Here is the count out in nano seconds per pointer access call:

TLS Benchmark

Let me know if there are other platforms that don’t perform as well.

May 052015
 

Giving in to persistent nagging from Stephen and Stefan about progress updates (thanks guys), I’ll cherry pick some of the branches recently merged into Rapicorn devel for this post. We’ll see if I can keep posting updates more regularly in the future… 😉

Interactive Examples

Following an idea Pippin showed me for his FOSDEM talk, I’ve implemented a very simple small script (merged with the ‘interactive-examples’ branch) to restart an example program if any file of a directory hierarchy changes. This allows “live” demonstrations of widget tree modifications in source code, e.g.:

cd rapicorn/
misc/interactive.sh python ./docs/tutorial/tuthello.py &
emacs ./docs/tutorial/tuthello.py
# modify and save tuthello.py

Everytime a modification is saved, tuthello.py is restarted, so the test window it displays “appears” to update itself.

Shared_ptr widgets

Last weekend, I also pushed the make_shared_widgets branch to Rapicorn.

Some while ago, we started to use std::shared_ptr<> to maintain widget reference counts instead of the hand-crafted ref/unref functions that used atomic operations. After several cleanups, we can now also use std::make_shared() to allocate the same memory block for storing the reference count and widget data. Here is an image (originals by Herb Sutter) demonstrating it:

make_shared_widgets

The hand-optimized atomic operations we used previously had some speed advantages, but using shared_ptr was needed to properly implement remote reference counting.

Resources

Since 2003 or so, Beast and later Rapicorn have had the ability to turn any resource file, e.g. PNG icons, into a stream of C char data to be compiled into a program data section for runtime access. The process was rather unordered and adhoc though, i.e. any source file could include char data generated that way, but each case needed its own make rules and support code to access/uncompress and use that data. Lately I did a survey across other projects on how they go about integrating resource files and simplified matters in Rapicorn based on the inspirations I got.
With the merge of the ‘Res’ branch, resource files like icons and XML files have now all been moved under the res/ directory. All files under this subdir are automatically compressed and compiled into the Rapicorn shared library and are accessible through the ‘Res’ resource class. Example:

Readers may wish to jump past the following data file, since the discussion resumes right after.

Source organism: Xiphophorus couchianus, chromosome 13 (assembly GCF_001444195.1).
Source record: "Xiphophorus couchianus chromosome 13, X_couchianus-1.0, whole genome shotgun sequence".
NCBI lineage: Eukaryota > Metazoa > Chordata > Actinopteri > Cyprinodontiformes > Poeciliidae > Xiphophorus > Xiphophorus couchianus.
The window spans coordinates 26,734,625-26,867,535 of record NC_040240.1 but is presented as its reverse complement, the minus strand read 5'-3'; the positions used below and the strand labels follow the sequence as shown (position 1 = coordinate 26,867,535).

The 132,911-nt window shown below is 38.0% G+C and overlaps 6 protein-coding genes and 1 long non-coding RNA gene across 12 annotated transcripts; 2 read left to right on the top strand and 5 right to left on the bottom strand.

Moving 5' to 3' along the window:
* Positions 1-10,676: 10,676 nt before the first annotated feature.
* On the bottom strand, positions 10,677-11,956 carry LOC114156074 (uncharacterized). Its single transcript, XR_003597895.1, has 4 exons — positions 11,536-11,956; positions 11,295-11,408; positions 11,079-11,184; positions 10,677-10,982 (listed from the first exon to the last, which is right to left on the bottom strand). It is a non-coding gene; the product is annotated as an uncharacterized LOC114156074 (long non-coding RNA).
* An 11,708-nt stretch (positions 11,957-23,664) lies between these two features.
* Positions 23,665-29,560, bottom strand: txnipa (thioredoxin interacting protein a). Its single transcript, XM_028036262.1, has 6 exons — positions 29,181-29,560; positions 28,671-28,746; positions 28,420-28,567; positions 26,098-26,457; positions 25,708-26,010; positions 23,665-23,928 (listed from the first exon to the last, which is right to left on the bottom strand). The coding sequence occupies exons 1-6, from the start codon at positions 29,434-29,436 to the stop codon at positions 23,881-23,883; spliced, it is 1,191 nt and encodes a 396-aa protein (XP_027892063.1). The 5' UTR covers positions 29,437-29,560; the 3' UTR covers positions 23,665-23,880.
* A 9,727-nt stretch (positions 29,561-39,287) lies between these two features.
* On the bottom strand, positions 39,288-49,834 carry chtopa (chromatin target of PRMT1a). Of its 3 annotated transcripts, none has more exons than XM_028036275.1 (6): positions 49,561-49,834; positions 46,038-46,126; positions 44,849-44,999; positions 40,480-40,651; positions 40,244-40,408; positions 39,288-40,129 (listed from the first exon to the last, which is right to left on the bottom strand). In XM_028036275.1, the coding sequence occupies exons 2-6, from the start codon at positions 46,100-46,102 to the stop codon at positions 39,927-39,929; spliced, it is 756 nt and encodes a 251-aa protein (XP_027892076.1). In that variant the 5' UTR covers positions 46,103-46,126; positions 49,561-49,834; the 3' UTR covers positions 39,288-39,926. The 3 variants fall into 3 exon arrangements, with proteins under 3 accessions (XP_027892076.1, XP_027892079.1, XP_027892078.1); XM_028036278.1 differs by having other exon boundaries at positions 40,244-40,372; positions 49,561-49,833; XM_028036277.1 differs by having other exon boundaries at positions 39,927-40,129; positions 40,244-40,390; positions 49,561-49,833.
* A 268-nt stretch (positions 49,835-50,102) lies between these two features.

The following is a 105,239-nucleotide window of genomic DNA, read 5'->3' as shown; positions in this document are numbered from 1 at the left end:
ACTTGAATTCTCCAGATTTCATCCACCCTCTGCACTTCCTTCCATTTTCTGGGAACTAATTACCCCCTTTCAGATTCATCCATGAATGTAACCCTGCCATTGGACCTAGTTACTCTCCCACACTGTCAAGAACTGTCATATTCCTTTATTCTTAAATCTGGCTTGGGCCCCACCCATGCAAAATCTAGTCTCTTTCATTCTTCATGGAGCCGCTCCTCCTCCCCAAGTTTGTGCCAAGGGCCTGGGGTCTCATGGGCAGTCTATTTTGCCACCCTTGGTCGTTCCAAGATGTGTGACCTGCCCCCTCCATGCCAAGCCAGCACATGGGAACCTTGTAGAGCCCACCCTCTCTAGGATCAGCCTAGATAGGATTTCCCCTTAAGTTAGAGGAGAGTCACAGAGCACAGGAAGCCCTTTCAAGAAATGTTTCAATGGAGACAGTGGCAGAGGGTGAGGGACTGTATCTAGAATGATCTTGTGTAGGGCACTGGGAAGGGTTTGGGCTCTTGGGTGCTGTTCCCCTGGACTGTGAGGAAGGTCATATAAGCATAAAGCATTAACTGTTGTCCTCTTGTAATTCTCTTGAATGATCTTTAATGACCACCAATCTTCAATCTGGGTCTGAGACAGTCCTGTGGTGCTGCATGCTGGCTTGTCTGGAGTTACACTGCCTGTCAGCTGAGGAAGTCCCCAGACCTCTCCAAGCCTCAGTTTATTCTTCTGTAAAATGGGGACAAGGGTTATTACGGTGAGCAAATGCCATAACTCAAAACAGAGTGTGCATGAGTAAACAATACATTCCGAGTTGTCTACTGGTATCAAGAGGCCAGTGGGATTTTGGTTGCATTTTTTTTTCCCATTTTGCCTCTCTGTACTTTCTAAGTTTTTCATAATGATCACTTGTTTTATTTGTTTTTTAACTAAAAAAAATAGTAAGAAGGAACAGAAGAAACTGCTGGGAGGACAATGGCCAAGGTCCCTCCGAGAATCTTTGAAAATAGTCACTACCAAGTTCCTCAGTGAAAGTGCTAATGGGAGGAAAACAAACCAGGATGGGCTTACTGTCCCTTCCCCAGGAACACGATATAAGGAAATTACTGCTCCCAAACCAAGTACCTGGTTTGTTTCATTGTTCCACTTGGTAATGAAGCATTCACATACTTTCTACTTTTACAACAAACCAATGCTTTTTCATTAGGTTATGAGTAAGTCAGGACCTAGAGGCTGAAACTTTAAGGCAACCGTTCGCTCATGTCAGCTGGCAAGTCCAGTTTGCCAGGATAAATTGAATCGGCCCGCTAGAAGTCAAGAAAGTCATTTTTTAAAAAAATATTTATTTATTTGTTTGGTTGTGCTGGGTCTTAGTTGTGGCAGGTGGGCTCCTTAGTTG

Blob data = Res ("@res icons/example.png");

Blob objects can be constructed from resources or memory mapped files, they provide size() and data() methods and are automatically memory managed.

New eval syntax

In the recently merged ‘factory-eval-syntax’ branch, we’ve changed the expression evaluation syntax for UI XML files to the following:

<label markup-text="@eval label_variable"></label>

Starting attribute values with ‘@’ has precedence on other platforms and is also useful in other contexts like resources, which allows us to reduce the number of syntax special cases for XML notations.

Additionally, the XML files now support property element syntax, e.g. to set the ‘markup_text’ property of a Label:

<Label>
    <Label.markup-text> Multiline <b>Text</b>... </Label.markup-text>
</Label>

This markup is much more natural for complex property values and also has precedence on other platforms.

What’s next

I’m currently knee deep in the guts of new theming code, the majority of which has just started to work but some important bits still need finishing. This also brings some interesting renovation of widget states, which I hope to cover here soon. As always, the Rapicorn Task List contains the most important things to be worked on next. Feedback on missing tasks or opinions on what to prioritize are always appreciated.

Dec 312014
 

In the true tradition of previous years, this years 31c3 in Hamburg revealed another bummer about surveillance capacities:

The brief summary is that viable attacks are available to surveillance agencies for PPTP, IPSEC, SSL/TLS and SSH.
New papers reveal that as of 2012, OTR and PGP seem to have resisted decryption attempts.

A related “Spiegel” article provides more details and the leaked papers that contain this information: Inside The Nsa War On Internet Security.

Several vulnerabilities regarding SSL/TLS have been discovered and fixed in the past years since these papers were created. But at the very least, for state agencies the possibility remains to decrypt individual connections with fake certificates via man-in-the-middle-attacks.

Claiming decryption of SSH caught me by surprise though, it’s a tool deeply ingrained into my daily workflow.

At he conference, I got a chance to discuss this with Jacob after studying some of the Spiegel revelations and since I’ve been asked about this so much I’ll wrap it up here:

  • The cited papers put an emphasis on breaking other crypto protocols like PPTP and IPSEC. That and even SSL enjoy much more focus than SSH attack possibilities.
  • Clearly, good attacks are possible against password protected sessions, given lots of computation power or (targeted) password collection databases.
  • Also 768bit RSA keys are probably nowadays breakable by surveillance agencies and 1024 bit key could be within reach based on revelations about their processing capacities.
  • Even 2048 bit keys could become approachable given future advances in mathematical attacks or weak random number generators used for key generation as was the case in Debian 2008 (CVE-2008-0166).
  • Additionally, there always remains the possibility of an undiscovered SSH implementation bug or protocol flaw that’s exploitable for agencies.

Fact is, we don’t yet know enough details about all possible attack surfaces against SSH available to the agencies and we badly need more information to know what infrastructure components remain save and reliable for our day to day work. However we do have an idea about the weak spots that should be avoided.

My personal take away is this:

  • Never allow password based SSH authentication ever:
    /etc/ssh/sshd_config: PasswordAuthentication no
  • Use 4096bit keys for SSH authentication only, I have been doing this for more than 5 years and performance has not been a problem:
    ssh-keygen -t rsa -b 4096 -f ~/.ssh/id_HOSTNAME -C account@HOSTNAME
  • Turn to PGP and OTR for useful encryption.

Have a happy new year everyone…